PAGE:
Manuel Casanueva, Luodo 23 (1984)

I.

The parade is always with us, even in its absence. Recently enlisted in an effort to exhibit American “military might,” the parade has reminded us of its ability to flaunt power. In its surplus, power parades. But this specific parade, the one planned to remind the world of a superpowerful iron-fistedness, has since been postponed (indefinitely), roundly opposed by pretty much everyone.

And yet the parade goes on. The parade goes on because it is useful. It is useful in order to maintain hegemonic order, but also, in its multi-meaning mutability, it is useful in order to resist order. Parades are bouquets of bodies that, depending on who, when, and where, are used to invoke sameness or difference through expressions of celebration, memorial, resistance, fanfare, “military might,” “military won’t,” and any other host of reasons that two or three might decide to take up together.

Parades are deceptively easy to reproduce. All that’s needed is an ability and aspiration to move, a space to move within, and other people with whom to move within it. A particularly pompous parade might employ a host of signifiers of identity including song; dance; costumes and uniforms; balloons large and small; banners; formations; and floats—but none of these qualify as prerequisites. A parade need not attract spectators, though a flamboyant one certainly calls for an audience. Time may be used to enforce order, or it might be disregarded altogether. A parade might go on for miles or around in concentric circles. The street is a common site to parade, but most any open space will do. All these elements work together to yield a distributed net of transformative effects. As Adrienne Edwards reminds us, “The concept of assemblage, famously formulated by Deleuze and his collaborator Félix Guattari, is the basic set of conditions to enable a becoming.”

Lygia Pape, Espaços Imantados (1968)

II.

For all of these reasons, parades effectively inaugurate an “other” space. A parade produces the conditions that can enact an autonomous zone, a freely-enacted utopia, a block-by-block party. In practice, it is both a speculative, aspirational, fictional space, as a well as a real, historical, lived space. It is a space that only exists through the relation and proximity of bodies together; for this reason it can happen at any time in any place and evaporate as quickly as it materializes. At its best, the parade is an initiation not of a new way forward but of ways outward, determined in the steps of each parader. The paraders may choose to follow a set course or to follow the people at the front; they may also choose to determine their route dialectically based on ever-changing conditions through space and time. They may break off from each other and pursue other paths. So it goes.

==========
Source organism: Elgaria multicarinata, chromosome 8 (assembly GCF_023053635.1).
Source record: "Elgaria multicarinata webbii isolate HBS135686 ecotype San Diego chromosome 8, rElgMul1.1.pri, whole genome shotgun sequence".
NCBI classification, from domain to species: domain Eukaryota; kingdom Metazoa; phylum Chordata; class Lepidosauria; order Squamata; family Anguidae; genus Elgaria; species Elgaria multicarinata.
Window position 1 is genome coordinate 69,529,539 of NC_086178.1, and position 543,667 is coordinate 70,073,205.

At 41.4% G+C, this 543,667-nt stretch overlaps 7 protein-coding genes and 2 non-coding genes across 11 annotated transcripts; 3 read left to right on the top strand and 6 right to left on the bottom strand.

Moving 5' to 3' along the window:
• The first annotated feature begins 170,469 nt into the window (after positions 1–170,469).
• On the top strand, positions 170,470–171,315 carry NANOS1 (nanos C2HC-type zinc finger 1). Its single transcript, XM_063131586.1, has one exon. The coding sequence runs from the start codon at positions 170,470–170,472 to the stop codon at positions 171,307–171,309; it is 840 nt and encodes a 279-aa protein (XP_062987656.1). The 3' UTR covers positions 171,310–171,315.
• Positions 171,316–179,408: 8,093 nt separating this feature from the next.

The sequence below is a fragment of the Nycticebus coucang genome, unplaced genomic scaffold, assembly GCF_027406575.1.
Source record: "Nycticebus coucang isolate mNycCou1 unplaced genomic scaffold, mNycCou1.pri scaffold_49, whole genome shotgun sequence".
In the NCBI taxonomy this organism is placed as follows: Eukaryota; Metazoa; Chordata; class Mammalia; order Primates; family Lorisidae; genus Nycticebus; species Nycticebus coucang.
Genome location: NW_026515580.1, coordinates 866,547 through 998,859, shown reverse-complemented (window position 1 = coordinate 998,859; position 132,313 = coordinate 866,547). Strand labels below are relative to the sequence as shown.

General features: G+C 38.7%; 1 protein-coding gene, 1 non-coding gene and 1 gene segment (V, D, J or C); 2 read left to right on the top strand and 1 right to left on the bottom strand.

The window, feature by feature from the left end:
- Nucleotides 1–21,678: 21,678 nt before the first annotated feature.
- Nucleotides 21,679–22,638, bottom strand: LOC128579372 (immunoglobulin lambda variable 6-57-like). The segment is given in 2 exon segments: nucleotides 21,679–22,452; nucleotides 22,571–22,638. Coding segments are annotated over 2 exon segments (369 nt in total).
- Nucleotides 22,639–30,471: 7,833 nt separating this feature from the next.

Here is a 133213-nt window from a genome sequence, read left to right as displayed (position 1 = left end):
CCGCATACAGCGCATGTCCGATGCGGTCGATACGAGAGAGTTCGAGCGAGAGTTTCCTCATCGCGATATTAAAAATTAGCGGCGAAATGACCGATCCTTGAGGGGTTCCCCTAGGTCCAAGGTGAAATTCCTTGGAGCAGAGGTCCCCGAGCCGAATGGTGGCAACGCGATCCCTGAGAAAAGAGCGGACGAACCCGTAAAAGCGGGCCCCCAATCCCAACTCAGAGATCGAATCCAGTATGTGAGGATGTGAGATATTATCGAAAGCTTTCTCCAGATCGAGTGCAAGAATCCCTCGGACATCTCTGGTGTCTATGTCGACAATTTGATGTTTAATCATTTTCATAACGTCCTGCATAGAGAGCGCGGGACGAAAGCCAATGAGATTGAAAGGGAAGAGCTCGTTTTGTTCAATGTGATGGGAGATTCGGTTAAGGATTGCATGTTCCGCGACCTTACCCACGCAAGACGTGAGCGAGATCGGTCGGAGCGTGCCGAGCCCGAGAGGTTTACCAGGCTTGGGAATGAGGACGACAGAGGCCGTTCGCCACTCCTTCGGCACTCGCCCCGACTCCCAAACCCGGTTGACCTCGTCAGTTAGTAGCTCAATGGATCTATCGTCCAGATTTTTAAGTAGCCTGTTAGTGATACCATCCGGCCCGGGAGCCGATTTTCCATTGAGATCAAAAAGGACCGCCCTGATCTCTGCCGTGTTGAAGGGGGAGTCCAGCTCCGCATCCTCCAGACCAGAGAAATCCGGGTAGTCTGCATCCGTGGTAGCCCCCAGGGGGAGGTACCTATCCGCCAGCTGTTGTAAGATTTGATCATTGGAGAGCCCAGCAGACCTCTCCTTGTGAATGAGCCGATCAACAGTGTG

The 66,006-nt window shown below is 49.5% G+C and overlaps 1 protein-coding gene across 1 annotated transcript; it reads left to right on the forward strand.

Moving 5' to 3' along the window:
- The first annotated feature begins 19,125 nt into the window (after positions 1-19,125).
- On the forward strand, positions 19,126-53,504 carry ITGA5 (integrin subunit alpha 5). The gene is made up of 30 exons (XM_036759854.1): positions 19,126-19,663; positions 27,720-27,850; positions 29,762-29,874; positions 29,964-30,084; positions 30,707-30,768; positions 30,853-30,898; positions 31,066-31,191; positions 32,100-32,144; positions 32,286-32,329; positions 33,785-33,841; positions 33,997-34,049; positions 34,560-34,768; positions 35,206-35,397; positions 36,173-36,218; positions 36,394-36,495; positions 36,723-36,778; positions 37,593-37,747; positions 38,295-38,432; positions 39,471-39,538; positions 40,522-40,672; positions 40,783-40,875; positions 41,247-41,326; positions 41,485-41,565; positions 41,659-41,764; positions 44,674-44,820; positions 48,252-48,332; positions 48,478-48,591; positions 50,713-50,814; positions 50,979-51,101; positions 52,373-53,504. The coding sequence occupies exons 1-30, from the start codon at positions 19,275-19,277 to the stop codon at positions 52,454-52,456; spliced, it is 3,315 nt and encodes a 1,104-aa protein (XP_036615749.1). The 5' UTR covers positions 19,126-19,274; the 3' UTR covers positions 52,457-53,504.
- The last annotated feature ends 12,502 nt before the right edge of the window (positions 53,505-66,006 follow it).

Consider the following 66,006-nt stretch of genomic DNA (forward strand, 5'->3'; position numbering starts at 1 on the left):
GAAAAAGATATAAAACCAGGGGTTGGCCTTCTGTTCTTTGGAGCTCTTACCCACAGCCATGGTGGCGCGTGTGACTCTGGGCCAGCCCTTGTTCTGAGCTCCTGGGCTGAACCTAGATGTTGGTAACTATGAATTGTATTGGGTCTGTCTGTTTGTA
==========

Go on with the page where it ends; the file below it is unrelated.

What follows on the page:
When it comes to “other” spaces of sociality, the field of possibility has been mapped out in vivid detail: Michel Foucault gives us heterotopias; Stefano Harney and Fred Moten outline the undercommons; Hakim Bey advocates for the Temporary Autonomous Zone; Craig Wilkens champions D-Space; José Esteban Muñoz describes a disidentificatory position.

It’s hard not to be charmed by these possibilities. They don’t claim to be exterior “outside” spaces but exist interior to reality itself, conspiring with and against the ever-unfurling now. They are a way out through a way in. For some, retiring to these spaces might feel defeatist, or at least strategically essentialist: the current order of things is too all-enduring and too all-encompassing, thus these liberatory modes of being are only available to us in small bursts of freedom. I’d like to think that a more generous reading of these spaces values them not just for their world-apartness, but for the potential of their best attributes to spillover into normative space. So what do these spaces offer? What methods of relating to each other can we import into the quotidian? And how might the parade facilitate this aim?

Will Munro, subway party

III.

Amber Ternus describes one such possibility of the parade in action: “More than anything, I will remember Will for his birthday parties on the subway. Those were very iconic. He just threw it at us, like, ‘Hey, we’re going to take over a subway car and have a dance party.’”

Ternus’s recollection comes from Army of Lovers: A Community History of Will Munro, a book by Sarah Liss that records oral accounts of the life and work of Will Munro. A Toronto artist, activist, zinester, and DJ (who organized the legendary, long-running queer club night Vazaleen), Munro died of brain cancer at the age of 35.